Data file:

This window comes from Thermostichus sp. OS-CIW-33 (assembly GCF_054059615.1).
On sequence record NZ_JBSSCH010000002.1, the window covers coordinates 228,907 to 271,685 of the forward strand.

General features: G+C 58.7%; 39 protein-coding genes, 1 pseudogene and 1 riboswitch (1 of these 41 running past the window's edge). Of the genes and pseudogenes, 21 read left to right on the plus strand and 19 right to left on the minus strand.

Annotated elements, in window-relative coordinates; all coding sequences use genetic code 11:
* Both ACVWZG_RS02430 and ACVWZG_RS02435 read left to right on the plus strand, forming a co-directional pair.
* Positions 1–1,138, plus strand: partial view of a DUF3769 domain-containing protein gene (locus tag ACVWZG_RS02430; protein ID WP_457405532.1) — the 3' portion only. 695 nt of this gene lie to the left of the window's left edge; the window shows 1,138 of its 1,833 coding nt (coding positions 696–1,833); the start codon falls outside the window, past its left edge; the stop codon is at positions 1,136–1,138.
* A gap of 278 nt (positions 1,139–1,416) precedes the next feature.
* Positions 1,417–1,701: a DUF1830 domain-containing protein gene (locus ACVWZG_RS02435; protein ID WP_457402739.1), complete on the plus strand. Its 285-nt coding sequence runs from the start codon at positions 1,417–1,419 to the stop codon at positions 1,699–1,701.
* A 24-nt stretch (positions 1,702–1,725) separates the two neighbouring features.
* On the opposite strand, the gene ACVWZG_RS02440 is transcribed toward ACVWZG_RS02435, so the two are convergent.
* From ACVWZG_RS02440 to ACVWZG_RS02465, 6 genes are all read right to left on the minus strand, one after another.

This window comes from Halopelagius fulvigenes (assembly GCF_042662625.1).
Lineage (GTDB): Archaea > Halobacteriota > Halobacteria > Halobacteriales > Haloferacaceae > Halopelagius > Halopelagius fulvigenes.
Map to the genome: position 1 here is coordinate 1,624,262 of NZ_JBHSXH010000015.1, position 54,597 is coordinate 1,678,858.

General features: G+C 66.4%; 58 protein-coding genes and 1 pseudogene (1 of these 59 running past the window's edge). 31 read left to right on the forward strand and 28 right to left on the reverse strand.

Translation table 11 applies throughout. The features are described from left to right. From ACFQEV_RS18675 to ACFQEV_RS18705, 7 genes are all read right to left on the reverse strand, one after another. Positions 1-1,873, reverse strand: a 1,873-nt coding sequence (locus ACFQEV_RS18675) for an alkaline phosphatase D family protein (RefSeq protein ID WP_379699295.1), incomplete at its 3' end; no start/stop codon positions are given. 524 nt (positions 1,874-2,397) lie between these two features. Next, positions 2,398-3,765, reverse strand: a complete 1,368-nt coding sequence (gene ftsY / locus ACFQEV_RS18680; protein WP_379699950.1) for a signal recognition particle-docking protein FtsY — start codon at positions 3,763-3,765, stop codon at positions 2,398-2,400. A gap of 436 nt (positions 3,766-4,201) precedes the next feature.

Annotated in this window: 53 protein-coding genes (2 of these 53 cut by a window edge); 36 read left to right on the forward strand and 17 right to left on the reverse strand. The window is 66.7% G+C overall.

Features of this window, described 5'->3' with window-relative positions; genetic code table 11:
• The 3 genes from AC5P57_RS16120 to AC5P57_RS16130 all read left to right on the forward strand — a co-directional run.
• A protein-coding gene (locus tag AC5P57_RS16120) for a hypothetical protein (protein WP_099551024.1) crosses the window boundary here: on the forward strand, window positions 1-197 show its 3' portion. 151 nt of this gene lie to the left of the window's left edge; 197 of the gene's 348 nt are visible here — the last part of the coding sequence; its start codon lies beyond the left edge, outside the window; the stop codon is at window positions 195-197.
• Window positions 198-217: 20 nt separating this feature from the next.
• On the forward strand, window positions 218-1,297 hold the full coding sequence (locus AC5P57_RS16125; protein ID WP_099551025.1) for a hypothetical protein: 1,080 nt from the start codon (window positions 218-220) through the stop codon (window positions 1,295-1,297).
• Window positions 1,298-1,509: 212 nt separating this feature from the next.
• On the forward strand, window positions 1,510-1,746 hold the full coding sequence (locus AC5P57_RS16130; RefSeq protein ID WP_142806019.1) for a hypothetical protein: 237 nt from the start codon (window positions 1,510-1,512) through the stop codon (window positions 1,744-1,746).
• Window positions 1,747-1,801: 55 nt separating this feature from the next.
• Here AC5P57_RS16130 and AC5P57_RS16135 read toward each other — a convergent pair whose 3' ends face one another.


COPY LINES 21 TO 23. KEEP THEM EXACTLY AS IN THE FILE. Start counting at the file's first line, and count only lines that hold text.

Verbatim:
• Window positions 198-217: 20 nt separating this feature from the next.
• On the forward strand, window positions 218-1,297 hold the full coding sequence (locus AC5P57_RS16125; protein ID WP_099551025.1) for a hypothetical protein: 1,080 nt from the start codon (window positions 218-220) through the stop codon (window positions 1,295-1,297).
• Window positions 1,298-1,509: 212 nt separating this feature from the next.